The Italian painter Lorenzo Lotto (ca. 1480-1556), one of the great masters of the Venetian Renaissance, is known for his well-articulated yet gently rendered portraits, soft and rich colors and the sometimes fanciful character of his history painting.
Lorenzo Lotto was born in Venice, and his early work has a decidedly crisp and clear character that shows the influence of the Venetian painters Gentile and Giovanni Bellini, although it also reflects the lyricism of Giorgione and, in the treatment of landscape, the influence of German painters and printmakers, notably Albrecht Dürer. A masterpiece of Lotto's early period is the portrait of Bishop Bernardo dé Rossi (1505), painted in the finest detail with utmost clarity. A beautiful light is cast over the formally posed half-length figure; the face does not betray any emotion, but the eyes are brilliant and animated.
In 1509 Lotto went to Rome. He probably stayed until about 1512 and may, therefore, have been directly exposed to the art of Raphael and Michelangelo, who were then working in Rome. Lotto's complex and rich paintings executed in Bergamo between 1513 and 1526 show the influence not only of Raphael but also of Lombard painting and the art of Titian. Indeed, noticeable throughout Lotto's career is a subtle attunement of his work to that of the greatest artists among his contemporaries, but always in a way that is uniquely his own. He experimented with and mastered a very gentle and ever softer but consistently accurate style, somewhat in the manner of Correggio but bathed in the richer, more colorful light of Venice. Lotto was often pointedly complex in his choice of gestures and figure poses, as well as in the invention of his stories.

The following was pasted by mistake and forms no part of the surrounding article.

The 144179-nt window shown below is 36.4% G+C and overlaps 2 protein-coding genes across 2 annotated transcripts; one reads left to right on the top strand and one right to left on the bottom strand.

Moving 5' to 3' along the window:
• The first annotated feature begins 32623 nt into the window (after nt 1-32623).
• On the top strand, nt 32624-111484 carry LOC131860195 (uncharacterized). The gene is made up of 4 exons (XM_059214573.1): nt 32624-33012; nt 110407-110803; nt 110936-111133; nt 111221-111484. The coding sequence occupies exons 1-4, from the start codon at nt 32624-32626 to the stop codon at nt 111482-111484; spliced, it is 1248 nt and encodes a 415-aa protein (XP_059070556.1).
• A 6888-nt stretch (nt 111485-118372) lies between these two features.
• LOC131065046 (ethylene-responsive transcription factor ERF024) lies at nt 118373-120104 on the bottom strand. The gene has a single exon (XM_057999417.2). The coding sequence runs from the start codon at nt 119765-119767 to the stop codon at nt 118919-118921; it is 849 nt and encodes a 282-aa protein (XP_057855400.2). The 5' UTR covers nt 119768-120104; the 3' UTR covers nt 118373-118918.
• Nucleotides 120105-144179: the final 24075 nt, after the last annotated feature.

Lotto was a wanderer and evidently improvident, for though he was celebrated as a painter by his contemporaries he was poor. His travels and long sojourns took him to Ancona, Treviso, and the Marches, but Venice was his principal place of residence. In 1552 he moved to Loreto and gave all his property (such as it was) and the promise of his services as a painter to the sanctuary of the Holy House. In return, he was made an oblate of the Blessed Virgin. He died in Loreto sometime after Sept. 1, 1556.
The somewhat melancholy charm and the occasional majesty of Lotto's mature work are perhaps most evident in his portraits. They are not only convincing likenesses but, in a realm at once precise and vague, evocations of the souls of the sitters. Often the figures look at us with a certain intensity as if they wanted to pass on to us a knowledge that transcends words. Such is the case in the portrait of the Venetian art collector Andrea Odoni (1527), who, surrounded by his treasures, holds out to us an antique statuette representing Diana of Ephesus, the goddess of nature. Whatever the literal meaning of the conceit, in his eyes and in his gesture, with his other hand upon his heart, we see depicted the solace art afforded him and may afford us.
As a history painter, Lotto often presented new and elaborate inventions. An affecting example of his finest accomplishments in this genre is Christ Taking Leave of His Mother (1521). The Madonna swoons and falls into the arms of St. John and Mary Magdalen. Christ kneels before her, his arms crossed over his chest; his pose and countenance show the love and compassion he feels for his mother. The female donor, portrayed on the right, holds an open book and half looks at it and half at the scene before her. Evidently the book has led her to meditate on the vivid story.
The best book in English on Lotto is the classic study by Bernard Berenson, Lorenzo Lotto (1895). It was reprinted with a new introduction and corrections by the author in 1956. □